Domestic Violence & Typical Marriage


What is Domestic Violence and How does a typical Iranian Marriage look like?

There is no typical marriage, however, this is a format that can more and less be found in many new couple’s life.

What goes on in an abusive relationship? How does a marriage turn into a prison for a woman or a man? What do we mean by domestic violence? Is domestic violence specific to a certain culture?

These are questions that many of us might have when thinking about relationships that are abusive or become abusive soon after marriage. Today there is an overwhelming amount of research about violence in relationships and about the dynamics of violence. We should know that:

· The cycle of abuse and the cycle of violence live hand in hand.

· Violence in relationships does not distinguish between cultures and it happens everywhere, in every culture, and around the world.

· Victims of domestic violence, who are mostly women (although men can also be victims), generally come from all ages, all classes, and all races.

· The cycle of abuse has a pattern, a routine, a form, a shape. Research in this area defines the cycle as: triggering moments, argument, aggression, assault (physical, verbal, or psychological), moments of regret, promises to resolve issues, gifts and flowers for the victim(s), a couple of days of peaceful communication, another trigger, another fight, another argument…

· The issue of power imbalance is the key in domestic violence; the victim is cut off from family, friends, society, financial dependency, and /or self-esteem.

· Cultural issues such as the involvement of extended family in a couple’s fight or their private situations may contribute to tension and conflict.

Since we are not going to solve a “world problem” and we need to learn the signs of abuse in our own culture, we will concentrate on couples with an Iranian background. We will also look into some cultural elements of the patterns and the behaviours.

In our Iranian culture, women are in many times bound to some traditional, cultural. and societal form of oppression. By law a woman has the cultural obligations to obey her husband. However, we know that this is not always the case and the level of obedience depends on many things. Our Iranian men are also learning new ways of communicating, however, in most case scenarios men have the power.

The level of cultural capital (education, knowledge, and world view) and the type of family plays a huge role in how women are being treated.

Most women in abusive and domestic violence situations have to carry the blame for the issues occurring in their homes. There are some typical reasons for this: either women are not “listening enough” or they are not “behaving well” or they are not “dressing properly.” We can find hundreds of other “reasons” for why men have to “react” and teach women how to be what is required.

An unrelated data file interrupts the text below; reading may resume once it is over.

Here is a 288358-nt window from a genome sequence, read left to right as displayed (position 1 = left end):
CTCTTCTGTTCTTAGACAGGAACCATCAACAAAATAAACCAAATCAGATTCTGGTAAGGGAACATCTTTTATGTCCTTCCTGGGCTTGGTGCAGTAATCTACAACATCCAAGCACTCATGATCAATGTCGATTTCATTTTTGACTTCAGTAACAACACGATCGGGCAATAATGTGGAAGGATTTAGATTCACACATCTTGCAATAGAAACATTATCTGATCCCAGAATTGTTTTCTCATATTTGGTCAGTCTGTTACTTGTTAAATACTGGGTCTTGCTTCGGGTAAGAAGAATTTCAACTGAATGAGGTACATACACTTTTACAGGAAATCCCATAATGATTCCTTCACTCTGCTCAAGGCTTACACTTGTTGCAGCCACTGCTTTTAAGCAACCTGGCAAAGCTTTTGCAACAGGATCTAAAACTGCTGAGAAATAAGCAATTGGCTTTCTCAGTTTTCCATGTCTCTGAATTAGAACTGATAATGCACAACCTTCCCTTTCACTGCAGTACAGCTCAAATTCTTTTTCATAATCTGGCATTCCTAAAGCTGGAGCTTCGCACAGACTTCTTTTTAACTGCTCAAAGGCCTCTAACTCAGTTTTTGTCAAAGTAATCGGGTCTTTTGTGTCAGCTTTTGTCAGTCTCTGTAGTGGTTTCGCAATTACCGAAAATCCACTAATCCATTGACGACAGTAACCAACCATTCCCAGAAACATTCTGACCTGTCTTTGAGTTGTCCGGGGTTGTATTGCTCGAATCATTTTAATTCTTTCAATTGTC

The blame on women is an issue that also happens cross-culturally, however, in Western societies legal protective measures are in place for these women. Many Iranian women, who ask for divorce while here in Canada or other Western countries, talk about the fact that they could not ask for divorce in Iran for many reasons. These include risking their family’s disgrace and feelings of guilt (aberoo and sharm).

Some men in our Iranian culture are given permission by the culture and even by law to “take care” of their “disobeying” wives. Once they immigrate, they learn that in their new country, for example here in Canada, the same behaviours are unacceptable and in most cases punishable by law. Some men are scared to death that their wives will leave them, so they use different strategies to keep them in the relationship: putting them down, name calling, accusing them of “having affairs,” “becoming whores,” or being bad mothers etc.

In order to understand what happens inside a home, we need to have studied cases. As this topic is a huge taboo in our Iranian culture and since we lack proper case-based research, it is hard to illustrate what really leads to an abusive relationship. Many anti- violence organizations and women’s support groups have done a tremendous amount of work here in North America to find out why the woman stays and under what circumstances she leaves the abusive relationship.

The world of research and the scholars of today should focus on more culture-specific and holistic approaches to finding out what cultural elements of abuse are most hard to break.

We can make a typical case in a fictitious way. We have to realize that in our Iranian homes there are some patterns of culturally accepted behaviours and norms, yet, due to many other factors, no two families live the same lifestyle.

A typical case scenario and a typical marriage in Iran (with reservation for diversity of cultures) that we all can relate to, could unfold in this way:

A young Iranian girl is getting married to a man, most likely older, who approached her family to ask for her hand. Either the two already know each other or a third party has suggested the match. The young girl will marry this man, usually not out of personal choice, but for various other reasons such as the man’s financial situation, the man’s family name, status, or a perceived love. Also, some parents would not like to keep an unmarried daughter in the home for a long period. So the reason this girl might say “yes” to a marriage might not be even close to “love.” Some delusions and illusions are always involved.

A contemporary traditional marriage is what happens in most homes today; parents and extended family members are involved, conditions for the wedding (mehrieh, Jahaz), cake, dinner, the number of guests for the party, the size of the party, and many other details are taken care of at this point. Some hidden conflicts due to various disagreements can be kept out of the equation and parents try to keep on happy faces to help their young daughter get through this important event in life.

Our fictional couple settles down either in the husband’s home or a home with the husband’s parents. In the best case scenario, the young bride moves into her husband’s home. In some wealthy families, the parents either purchase or rent a place for the new couple. Most parents, usually the bride’s, have made arrangements in form of furniture and other such details by this point. Also, most probably, the husband has a job with his father or at his father’s business. In more traditional or religious families, there are a number of customs that play a role. The main point is that the couple does not have much say in most cases, either because families want to help or want to make sure that their daughter gets married and finds a family life.